Funding source

This research has no fund.

Ethical approval

Ethical approval is not required.

Conflict of Interest

Authors have no conflict of interest.

Authors Contributions

FMN and MMI formulated the research questions, designed the study, developed the search strategy, searched and collected the articles, conducted the quality assessment, analyzed the data and drafted the manuscript. Finally, both authors have read and approved the final version of the manuscript.

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Supplementary Information:

Forest plot:

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S1 Figure: Forest Plot for the prevalence of variable cough.

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S2 Figure: Forest Plot for the prevalence of variable fatigue.

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S3 Figure: Forest Plot for the prevalence of variable diarrhea.

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S4 Figure: Forest Plot for the prevalence of variable myalgia.

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S5 Figure: Forest Plot for the prevalence of variable headache.

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S6 Figure: Forest Plot for the prevalence of variable chest pain.

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S7 Figure: Forest Plot for the prevalence of variable vomiting.

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S8 Figure: Forest Plot for the prevalence of variable dyspnea.

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S9 Figure: Forest Plot for the prevalence of variable sore throat.

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S10 Figure: Forest Plot for the prevalence of variable sputum production.

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S11 Figure: Forest Plot for the prevalence of variable poor appetite.

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S12 Figure: Forest Plot for the prevalence of variable chills.

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S13 Figure: Forest Plot for the prevalence of variable hypertension.

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S14 Figure: Forest Plot for the prevalence of variable cardiovascular disease.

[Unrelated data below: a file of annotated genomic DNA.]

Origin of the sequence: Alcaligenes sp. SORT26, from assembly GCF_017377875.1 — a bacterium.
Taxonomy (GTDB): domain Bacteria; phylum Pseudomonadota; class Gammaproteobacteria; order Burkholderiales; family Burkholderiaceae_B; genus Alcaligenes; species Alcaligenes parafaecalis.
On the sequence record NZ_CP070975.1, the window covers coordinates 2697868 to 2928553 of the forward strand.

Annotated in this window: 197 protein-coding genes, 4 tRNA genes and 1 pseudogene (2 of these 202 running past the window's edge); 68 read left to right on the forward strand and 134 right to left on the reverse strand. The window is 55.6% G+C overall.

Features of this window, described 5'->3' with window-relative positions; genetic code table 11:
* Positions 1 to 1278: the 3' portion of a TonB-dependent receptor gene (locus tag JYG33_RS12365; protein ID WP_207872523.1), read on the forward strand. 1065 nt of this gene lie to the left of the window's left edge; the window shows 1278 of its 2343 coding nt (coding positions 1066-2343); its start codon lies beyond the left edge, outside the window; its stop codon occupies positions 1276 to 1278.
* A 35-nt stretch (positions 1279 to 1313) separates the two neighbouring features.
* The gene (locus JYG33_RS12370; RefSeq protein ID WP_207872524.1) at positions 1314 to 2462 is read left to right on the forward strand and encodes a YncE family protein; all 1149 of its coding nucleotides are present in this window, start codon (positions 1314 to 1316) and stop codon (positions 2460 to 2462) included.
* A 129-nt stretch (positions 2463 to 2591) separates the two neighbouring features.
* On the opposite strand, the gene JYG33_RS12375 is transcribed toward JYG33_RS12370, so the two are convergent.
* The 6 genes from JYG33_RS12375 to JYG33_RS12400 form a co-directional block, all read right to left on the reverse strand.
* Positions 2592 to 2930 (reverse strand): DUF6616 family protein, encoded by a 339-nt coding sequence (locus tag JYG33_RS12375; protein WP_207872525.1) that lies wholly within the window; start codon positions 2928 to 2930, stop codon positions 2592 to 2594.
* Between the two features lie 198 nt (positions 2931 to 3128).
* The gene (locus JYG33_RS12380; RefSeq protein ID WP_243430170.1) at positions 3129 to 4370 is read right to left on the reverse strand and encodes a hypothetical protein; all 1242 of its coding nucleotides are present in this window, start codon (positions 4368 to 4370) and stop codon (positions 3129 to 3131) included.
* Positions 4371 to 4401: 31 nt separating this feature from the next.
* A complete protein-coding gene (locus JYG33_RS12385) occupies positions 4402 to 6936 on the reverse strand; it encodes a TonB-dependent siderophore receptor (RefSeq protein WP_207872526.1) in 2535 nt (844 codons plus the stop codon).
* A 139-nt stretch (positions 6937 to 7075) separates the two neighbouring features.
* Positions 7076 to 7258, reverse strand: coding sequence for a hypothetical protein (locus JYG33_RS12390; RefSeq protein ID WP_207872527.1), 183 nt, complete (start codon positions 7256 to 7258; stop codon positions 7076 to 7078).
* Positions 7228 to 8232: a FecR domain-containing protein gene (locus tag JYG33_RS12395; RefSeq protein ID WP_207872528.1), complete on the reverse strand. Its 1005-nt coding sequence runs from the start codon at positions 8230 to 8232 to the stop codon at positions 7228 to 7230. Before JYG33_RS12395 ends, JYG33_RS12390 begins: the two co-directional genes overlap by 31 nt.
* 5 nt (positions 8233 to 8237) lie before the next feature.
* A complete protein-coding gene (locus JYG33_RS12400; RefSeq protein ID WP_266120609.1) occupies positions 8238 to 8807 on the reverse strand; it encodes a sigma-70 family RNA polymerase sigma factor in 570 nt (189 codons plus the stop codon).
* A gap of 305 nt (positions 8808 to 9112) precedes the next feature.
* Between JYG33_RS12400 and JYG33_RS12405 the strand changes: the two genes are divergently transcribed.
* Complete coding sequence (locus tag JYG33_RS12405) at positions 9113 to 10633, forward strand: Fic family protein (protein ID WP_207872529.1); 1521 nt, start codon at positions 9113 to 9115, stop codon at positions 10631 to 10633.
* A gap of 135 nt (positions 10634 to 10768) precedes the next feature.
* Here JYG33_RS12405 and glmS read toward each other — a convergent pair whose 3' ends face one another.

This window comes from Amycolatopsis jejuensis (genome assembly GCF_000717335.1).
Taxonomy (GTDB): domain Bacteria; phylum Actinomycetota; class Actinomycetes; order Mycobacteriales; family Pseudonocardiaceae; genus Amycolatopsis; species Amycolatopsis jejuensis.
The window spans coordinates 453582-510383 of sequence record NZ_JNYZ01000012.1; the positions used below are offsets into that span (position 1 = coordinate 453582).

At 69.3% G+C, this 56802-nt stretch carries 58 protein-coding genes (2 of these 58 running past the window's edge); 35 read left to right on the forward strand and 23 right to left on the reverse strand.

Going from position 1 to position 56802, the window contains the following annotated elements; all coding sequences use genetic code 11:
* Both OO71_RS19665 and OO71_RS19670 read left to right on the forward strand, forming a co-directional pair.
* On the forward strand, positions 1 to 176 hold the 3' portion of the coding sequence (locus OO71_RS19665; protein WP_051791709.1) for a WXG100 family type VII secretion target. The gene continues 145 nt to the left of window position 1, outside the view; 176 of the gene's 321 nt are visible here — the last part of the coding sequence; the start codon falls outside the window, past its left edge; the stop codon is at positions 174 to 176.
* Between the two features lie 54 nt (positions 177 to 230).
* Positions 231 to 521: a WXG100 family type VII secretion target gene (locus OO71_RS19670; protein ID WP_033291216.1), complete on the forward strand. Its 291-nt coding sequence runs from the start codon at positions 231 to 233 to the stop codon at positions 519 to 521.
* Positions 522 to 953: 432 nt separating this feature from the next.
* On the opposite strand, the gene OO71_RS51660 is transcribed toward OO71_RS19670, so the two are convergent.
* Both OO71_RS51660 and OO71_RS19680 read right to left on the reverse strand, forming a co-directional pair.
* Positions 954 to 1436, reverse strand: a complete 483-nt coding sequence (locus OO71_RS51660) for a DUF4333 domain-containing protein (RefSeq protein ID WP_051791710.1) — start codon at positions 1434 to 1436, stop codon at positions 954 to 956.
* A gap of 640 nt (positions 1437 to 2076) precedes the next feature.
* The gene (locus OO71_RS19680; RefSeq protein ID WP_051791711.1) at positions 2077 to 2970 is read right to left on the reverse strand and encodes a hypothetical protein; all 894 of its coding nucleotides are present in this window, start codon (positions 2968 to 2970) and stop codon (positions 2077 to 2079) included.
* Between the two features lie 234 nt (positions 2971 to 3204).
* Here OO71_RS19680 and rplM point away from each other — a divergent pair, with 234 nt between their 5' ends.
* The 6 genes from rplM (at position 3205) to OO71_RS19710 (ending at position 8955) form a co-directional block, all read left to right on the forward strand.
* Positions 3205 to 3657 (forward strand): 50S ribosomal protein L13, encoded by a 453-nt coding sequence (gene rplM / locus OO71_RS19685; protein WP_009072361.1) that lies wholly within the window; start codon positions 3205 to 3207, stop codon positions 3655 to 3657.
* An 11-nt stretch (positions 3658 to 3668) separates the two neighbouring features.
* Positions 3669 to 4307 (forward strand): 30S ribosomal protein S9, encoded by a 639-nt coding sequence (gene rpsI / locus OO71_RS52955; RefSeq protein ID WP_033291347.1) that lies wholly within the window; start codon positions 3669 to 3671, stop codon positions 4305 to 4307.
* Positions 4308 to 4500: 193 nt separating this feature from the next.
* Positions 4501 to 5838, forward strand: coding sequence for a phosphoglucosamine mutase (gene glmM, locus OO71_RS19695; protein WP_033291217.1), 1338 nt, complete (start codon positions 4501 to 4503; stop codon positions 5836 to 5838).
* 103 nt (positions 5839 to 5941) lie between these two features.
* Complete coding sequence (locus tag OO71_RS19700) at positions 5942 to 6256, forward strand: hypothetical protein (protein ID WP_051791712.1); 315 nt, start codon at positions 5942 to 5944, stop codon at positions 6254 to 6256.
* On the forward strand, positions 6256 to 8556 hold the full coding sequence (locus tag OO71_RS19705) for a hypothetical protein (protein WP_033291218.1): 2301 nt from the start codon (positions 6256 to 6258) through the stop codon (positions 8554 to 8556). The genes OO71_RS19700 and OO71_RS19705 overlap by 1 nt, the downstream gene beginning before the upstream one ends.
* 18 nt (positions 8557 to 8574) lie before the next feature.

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S15 Figure: Forest Plot for the prevalence of variable diabetes.

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S16 Figure: Forest Plot for the prevalence of variable chronic kidney disease.

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S17 Figure: Forest Plot for the prevalence of variable chronic liver disease.

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S18 Figure: Forest Plot for the prevalence of variable chronic pulmonary disease.

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S19 Figure: Forest Plot for the prevalence of variable malignancies.

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S20 Figure: Forest Plot for the prevalence of variable cerebrovascular disease.

Funnel Plot:

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S21 Figure: Funnel Plot for detecting publication bias of variable cough.

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S22 Figure: Funnel Plot for detecting publication bias of variable fatigue.

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S23 Figure: Funnel Plot for detecting publication bias of variable diarrhea.

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S24 Figure: Funnel Plot for detecting publication bias of variable myalgia.

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S25 Figure: Funnel Plot for detecting publication bias of variable headache.